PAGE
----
The amazement of how the community has banded tighter together to help the Hightower family has spoken to many. 

“What an incredible story this is,” Faulkner said. “No matter what happens, Mason has reached so many people.”

It’s the coming together of the community and the prayers for Mason which has family and friends feeling loved.

“It’s been spectacular how our town's reacted,” Faulkner said. “One of our really good family friends, Nichole Hammond of First Bank and Trust, called my mom. She said forget the Visa cards, forget all that, I will open up a bank account just for the Hightowers. I will have debit cards to give to them. Within eight hours we had a full First Bank and Trust account ready to go, we had debit cards in their hand. Just small things like that all came together. The community has just been outstanding … Every time I’m around the family, they’ve just been so thankful.

“The family is just so — so grateful. All of his close friends are just so grateful too,” Faulkner said. “He’s a miracle.”

Along the lines of The Hightower Family fund, when Mason’s opportunity comes to get a heart transplant and the family needs to stay close to the hospital, the Kirkland family (Kristin, Kelly, Carly, Coby) have offered up their condo in Midtown in Oklahoma City as a place to stay for as long as they need it, according to Faulkner.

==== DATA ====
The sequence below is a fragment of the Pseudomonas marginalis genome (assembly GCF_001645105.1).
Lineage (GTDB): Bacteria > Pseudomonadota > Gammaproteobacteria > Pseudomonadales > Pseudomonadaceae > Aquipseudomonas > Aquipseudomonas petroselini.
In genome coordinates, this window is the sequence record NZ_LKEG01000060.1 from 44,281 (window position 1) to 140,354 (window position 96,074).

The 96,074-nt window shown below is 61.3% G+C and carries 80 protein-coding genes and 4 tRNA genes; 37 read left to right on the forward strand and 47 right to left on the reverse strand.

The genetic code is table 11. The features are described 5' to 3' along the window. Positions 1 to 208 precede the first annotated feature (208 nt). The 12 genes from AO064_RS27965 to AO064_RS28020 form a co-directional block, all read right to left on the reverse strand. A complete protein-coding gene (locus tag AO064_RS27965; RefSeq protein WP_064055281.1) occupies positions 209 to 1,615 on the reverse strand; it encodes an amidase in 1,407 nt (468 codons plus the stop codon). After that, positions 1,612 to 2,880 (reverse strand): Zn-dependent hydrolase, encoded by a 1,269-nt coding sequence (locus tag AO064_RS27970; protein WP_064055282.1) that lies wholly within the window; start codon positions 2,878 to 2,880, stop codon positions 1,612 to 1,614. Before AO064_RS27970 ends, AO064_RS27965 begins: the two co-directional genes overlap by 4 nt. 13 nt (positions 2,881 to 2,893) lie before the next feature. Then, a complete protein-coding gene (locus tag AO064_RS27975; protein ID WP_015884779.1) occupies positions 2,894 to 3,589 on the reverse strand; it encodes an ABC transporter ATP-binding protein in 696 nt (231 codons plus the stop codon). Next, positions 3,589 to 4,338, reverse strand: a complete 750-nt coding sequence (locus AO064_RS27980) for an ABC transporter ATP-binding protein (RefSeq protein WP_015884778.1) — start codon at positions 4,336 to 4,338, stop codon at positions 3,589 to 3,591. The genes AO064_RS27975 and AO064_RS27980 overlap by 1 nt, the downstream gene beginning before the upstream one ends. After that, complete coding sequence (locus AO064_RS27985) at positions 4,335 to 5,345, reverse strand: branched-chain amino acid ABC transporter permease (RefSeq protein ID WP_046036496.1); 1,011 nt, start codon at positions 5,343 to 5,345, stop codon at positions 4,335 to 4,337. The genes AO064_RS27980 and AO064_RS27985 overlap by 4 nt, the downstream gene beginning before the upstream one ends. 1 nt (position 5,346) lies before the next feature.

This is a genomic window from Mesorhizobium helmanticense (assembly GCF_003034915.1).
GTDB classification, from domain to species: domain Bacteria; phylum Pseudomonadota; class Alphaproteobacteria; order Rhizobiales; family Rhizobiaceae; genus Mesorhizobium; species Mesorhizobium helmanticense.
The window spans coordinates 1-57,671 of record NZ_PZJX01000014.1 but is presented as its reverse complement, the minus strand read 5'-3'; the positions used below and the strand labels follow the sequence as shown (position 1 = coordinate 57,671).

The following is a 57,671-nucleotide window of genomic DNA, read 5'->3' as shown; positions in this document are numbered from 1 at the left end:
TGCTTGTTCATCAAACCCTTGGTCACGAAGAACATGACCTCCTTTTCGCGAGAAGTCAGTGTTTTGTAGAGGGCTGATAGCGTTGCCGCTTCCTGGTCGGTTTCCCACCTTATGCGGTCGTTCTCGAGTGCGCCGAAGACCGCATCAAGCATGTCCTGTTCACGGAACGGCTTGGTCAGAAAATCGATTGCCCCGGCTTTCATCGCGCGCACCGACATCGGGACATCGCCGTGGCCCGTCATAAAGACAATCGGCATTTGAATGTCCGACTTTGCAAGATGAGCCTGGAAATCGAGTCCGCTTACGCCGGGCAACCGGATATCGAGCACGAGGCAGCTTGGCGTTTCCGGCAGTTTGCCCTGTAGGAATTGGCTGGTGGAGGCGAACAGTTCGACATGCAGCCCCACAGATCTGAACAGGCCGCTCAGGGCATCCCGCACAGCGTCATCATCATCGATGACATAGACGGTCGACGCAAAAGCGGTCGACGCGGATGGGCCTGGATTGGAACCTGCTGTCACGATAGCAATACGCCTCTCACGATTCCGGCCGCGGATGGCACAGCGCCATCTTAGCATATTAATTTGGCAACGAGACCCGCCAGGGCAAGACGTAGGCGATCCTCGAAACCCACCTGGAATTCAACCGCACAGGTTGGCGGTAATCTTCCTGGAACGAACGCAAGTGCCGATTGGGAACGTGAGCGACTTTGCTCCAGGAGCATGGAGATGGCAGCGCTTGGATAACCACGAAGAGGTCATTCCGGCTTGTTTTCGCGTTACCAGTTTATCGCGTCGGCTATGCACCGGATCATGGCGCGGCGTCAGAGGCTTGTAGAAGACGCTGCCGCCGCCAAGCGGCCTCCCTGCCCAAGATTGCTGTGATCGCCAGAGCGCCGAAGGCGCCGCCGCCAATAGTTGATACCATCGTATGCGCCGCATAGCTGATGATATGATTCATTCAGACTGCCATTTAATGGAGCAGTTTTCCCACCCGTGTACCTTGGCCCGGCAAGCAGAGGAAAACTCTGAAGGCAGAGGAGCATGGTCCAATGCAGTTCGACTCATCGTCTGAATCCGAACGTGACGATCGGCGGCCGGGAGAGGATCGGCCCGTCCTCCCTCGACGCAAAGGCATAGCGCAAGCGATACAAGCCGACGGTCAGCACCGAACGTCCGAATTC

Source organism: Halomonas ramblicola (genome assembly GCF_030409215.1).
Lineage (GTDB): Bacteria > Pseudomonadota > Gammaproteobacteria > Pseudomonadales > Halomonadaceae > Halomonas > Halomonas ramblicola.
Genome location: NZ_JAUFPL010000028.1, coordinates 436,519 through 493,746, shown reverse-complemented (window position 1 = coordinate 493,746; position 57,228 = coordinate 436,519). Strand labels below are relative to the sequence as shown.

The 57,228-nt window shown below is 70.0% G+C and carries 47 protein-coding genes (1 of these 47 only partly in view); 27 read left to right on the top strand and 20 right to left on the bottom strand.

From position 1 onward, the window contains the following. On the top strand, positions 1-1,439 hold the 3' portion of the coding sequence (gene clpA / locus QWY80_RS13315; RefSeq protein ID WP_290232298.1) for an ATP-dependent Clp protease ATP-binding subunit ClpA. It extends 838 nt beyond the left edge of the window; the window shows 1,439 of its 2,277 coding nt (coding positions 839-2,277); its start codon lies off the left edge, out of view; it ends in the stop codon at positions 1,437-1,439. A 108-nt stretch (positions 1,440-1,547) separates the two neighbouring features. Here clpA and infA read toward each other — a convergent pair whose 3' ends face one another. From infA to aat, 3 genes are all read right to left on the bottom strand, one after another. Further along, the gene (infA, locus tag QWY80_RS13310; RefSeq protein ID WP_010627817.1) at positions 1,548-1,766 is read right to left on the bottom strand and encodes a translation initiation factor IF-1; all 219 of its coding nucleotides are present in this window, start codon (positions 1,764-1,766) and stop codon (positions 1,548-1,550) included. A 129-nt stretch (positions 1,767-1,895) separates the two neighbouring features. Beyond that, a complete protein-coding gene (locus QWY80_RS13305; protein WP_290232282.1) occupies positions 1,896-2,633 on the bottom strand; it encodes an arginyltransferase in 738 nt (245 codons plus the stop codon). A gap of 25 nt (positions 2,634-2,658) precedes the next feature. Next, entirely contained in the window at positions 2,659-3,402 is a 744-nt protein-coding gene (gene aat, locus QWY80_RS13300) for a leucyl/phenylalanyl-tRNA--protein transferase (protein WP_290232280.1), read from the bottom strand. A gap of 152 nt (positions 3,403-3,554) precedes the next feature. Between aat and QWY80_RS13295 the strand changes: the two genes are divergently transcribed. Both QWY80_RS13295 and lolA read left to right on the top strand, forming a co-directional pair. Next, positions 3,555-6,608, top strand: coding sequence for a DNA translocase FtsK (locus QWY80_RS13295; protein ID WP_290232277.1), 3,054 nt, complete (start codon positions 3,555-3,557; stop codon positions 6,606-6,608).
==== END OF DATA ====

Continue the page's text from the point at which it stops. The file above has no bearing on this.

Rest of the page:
“That is such a blessing and so kind of the Kirkland’s,” Faulkner said. “They didn’t think twice about it.”

Faulkner said they are just continuing trying to raise money and support.

“This is about something bigger than all of us,” Faulkner said. “This is a true story of just unwavering faith. Our whole entire town has reached out and brought people from all over the country, thinking and praying for Mason. I have a peace knowing that he is so loved. Ultimately God’s in control of all of this, He has known from day one what’s going to happen and I just have faith and comfort knowing that.”

Mason, a former Duncan High School Demon who played baseball and football, had his jersey presented on the field in Noble during the game where Duncan won.

The Demons football team banded together to honor Mason as they carried out his jersey onto the field because “once a Demon, always a Demon.”

Duncan third-year head football coach JT Cobble said the presentation of the jersey was a good way to honor Mason. 

“Just felt like that would be a good way to honor Mason. I didn’t coach him, but he’s a Demon and had a hand in the development of this football program,” Cobble said. “The kids that carried it out are close with (his brother) Chase Hightower. We wanted to let the Hightower's know we’re pulling for them.”

To donate through Facebook to the Hightower Family Fund, visit

Andy Morphew contributed to this story.